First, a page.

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This is one of four prints from the publication Illustrations of Missionary Scenes: An Offering for Youth. Within its two volumes are 40 prints with accompanying letterpress descriptions relating to missionary work in Aotearoa New Zealand, West Africa, India, America and China; of these, nine depict scenes from New Zealand. According to Len Bell, it was ‘the most elaborate and ambitious illustrated book about missionary activity in New Zealand at the time of its publication.’ (Bell, p 2) While images of missionary activities in New Zealand had been published prior to the book’s publication in 1856, they had usually been issued individually, or in the few instances they had been included in books their role was as subsidiary support material. In Illustrations of Missionary Scenes, the images are of equal, if not primary importance, perhaps to appeal to the ‘youth’ audience to whom the book was aimed. The plates of this book also differ from those that preceded them as they were not published by a missionary group or Church that had a direct interest in New Zealand. Instead it was the work of an independent publisher, Joseph Scholz; although the author Joseph Josenhans was associated with the Basle Mission and the French edition notes that the book was available for sale there (en vente dans l'Institut des missions évangéliques à Bâle).
While the lithographers of the plates are unknown, it is clear that none of the artists had first hand knowledge of the countries that were depicting. Rather they relied on previously published examples or textual accounts to invent the images. Christian Scholz, who ran the publishing firm of Joseph Scholz, explained his commissioning process in 1852, recording that on ‘finding pictures suited for a picture book [he] gives them to a writer to invent and write texts, and vice versa: how he, acquiring an interesting text gives it to an artist to make illustrations…he paid thousands of gulden as fees to artists for original illustrations, and to authors for texts.’ (Göte Klingberg, 2008, p103, paraphrasing Christian Scholz, 1852) The precedents for the four works proposed are not known, but other New Zealand examples in the publication are based on prints by artists ranging from Sydney Parkinson to George French Angas. Compositionally, Western art models have also been drawn on extensively.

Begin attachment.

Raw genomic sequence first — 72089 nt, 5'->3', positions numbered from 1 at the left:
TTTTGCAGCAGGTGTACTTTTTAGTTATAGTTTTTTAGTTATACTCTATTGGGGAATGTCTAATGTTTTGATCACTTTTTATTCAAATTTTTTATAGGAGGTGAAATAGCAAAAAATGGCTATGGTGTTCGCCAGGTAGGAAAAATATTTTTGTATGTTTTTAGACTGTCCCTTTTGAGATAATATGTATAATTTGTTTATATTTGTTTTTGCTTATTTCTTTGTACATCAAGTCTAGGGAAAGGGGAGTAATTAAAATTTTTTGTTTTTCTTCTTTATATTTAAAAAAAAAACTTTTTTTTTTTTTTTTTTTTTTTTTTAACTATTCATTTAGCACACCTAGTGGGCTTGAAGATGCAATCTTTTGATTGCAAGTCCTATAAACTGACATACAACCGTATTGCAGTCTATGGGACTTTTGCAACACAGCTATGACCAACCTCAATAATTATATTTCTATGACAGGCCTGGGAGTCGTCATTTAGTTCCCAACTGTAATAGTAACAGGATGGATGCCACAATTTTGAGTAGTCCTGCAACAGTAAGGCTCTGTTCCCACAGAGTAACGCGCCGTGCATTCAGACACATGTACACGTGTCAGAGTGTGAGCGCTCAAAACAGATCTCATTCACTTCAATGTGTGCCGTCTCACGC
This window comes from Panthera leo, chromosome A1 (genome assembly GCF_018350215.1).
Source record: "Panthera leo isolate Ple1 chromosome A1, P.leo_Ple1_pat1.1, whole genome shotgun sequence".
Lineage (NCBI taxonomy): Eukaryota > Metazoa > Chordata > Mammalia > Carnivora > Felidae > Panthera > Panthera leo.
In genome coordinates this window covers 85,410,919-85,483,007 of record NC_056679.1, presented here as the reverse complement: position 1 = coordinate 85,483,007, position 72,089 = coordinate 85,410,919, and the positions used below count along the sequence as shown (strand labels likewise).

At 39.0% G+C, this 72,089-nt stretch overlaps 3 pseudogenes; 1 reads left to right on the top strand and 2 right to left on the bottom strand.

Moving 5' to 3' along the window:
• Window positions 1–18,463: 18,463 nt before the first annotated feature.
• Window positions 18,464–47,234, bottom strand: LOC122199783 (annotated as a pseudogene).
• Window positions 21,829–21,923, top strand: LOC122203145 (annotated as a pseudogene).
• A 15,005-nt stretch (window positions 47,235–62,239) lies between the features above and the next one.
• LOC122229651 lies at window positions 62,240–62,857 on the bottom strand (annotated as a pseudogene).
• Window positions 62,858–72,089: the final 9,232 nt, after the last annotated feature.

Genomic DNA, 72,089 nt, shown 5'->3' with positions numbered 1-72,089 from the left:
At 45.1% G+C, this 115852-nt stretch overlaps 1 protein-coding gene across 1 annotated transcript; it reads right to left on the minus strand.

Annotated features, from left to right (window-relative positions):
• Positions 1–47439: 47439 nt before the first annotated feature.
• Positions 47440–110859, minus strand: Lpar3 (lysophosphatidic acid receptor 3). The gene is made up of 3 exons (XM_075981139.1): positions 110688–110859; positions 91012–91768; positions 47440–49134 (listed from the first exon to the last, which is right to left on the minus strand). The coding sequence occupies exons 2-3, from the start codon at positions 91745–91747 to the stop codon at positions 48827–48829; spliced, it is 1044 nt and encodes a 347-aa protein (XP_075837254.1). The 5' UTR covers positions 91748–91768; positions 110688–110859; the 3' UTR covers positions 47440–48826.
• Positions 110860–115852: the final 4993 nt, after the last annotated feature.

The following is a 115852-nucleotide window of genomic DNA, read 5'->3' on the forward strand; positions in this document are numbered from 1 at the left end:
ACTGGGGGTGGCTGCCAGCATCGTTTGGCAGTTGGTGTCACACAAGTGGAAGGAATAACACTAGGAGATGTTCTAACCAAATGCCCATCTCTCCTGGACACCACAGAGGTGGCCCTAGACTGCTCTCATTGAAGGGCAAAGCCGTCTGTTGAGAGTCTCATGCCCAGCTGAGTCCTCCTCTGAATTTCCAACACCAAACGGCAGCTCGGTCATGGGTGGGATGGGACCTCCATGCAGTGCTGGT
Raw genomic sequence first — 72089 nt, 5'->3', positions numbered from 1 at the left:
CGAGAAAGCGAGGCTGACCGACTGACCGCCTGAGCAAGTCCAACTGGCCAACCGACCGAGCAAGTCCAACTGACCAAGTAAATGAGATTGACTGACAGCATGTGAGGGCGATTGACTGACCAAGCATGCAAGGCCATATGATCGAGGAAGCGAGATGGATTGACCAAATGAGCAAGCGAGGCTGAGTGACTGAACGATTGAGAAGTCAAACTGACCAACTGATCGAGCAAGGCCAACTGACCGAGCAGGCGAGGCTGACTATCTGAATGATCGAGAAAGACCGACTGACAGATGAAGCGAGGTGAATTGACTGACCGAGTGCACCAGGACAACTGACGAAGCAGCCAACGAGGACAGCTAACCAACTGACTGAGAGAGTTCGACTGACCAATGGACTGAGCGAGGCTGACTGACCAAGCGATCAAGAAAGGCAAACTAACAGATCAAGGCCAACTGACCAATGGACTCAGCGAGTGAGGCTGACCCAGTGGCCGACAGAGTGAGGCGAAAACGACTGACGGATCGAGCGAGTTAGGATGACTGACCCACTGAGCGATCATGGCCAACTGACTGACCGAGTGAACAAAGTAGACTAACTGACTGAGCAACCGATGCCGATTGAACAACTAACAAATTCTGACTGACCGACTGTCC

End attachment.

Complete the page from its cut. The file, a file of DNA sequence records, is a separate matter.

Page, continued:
The third or even fourth remove of the lithographer from the subject is manifested in the numerous factual errors of the print, along with their crude, lolly-bright colouring, which is very much of the period in Europe, yet in no way truthfully captures the subject.
Plate 15. A Dying Christian Chief, Exhorting His Followers
An old man, described only as a ‘Christian Chief’ in the title, is shown on his deathbed. His hand is on a bible held by a missionary whose gesture suggests blessing. Surrounded by his family who are in various states of supplication and grief, he urges them ‘to love God’ and ‘live in Peace’. Len Bell suggests that the image draws heavily on the Western convention of deathbed scenes, which saw a revival in popularity from the mid-18th century onwards. He argues that as the purpose of these images ‘was propaganda and moral instruction the image had to be memorable and its meaning easily understandable for the European audience. So the lithographer did not depart from the known stock of stereotypes.’ (Bell, 1979, pp 11–2).
- A Dying Christian Chief, Exhorting His Followers
- Production date
- handcoloured lithograph
- 211 x 336 mm
- Credit line
- Auckland Art Gallery Toi o Tāmaki, purchased 2010
- Accession no
- Copyright Expired
- New Zealand Art
- Display status
- Not on display
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